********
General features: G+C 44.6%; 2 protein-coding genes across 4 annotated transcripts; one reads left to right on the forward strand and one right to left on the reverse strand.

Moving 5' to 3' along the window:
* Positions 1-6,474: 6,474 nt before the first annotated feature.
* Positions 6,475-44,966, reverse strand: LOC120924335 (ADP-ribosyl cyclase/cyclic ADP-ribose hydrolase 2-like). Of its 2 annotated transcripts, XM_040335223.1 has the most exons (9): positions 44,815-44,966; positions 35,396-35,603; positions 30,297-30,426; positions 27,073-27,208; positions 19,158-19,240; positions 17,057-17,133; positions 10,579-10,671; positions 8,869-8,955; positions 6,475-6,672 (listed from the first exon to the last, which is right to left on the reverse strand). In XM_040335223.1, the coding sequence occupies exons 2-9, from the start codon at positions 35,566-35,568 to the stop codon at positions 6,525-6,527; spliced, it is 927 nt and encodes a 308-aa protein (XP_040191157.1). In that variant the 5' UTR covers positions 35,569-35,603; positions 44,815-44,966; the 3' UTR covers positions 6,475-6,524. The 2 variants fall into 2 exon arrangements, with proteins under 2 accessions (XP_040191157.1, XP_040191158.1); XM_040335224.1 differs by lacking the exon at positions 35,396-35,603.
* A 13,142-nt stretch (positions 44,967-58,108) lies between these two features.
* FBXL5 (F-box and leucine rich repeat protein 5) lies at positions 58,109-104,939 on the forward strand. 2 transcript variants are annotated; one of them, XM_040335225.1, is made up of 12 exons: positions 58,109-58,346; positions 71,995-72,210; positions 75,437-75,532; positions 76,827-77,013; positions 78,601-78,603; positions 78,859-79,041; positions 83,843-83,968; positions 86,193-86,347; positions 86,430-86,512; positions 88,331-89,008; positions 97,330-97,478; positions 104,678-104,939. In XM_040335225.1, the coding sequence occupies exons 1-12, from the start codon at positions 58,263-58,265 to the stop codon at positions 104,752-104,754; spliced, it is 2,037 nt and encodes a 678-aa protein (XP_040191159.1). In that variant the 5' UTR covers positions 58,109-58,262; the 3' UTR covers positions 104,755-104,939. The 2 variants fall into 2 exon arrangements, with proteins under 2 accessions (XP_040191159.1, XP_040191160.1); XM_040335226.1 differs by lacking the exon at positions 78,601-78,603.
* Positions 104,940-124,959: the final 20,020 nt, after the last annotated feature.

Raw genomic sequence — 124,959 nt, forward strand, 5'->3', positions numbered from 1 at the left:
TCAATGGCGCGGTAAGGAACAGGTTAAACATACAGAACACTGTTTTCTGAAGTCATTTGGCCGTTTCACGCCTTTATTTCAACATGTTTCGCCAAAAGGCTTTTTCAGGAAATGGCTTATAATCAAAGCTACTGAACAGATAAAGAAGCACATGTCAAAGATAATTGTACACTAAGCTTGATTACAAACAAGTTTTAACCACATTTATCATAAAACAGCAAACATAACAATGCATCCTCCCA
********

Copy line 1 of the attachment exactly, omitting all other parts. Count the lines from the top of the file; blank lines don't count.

General features: G+C 44.6%; 2 protein-coding genes across 4 annotated transcripts; one reads left to right on the forward strand and one right to left on the reverse strand.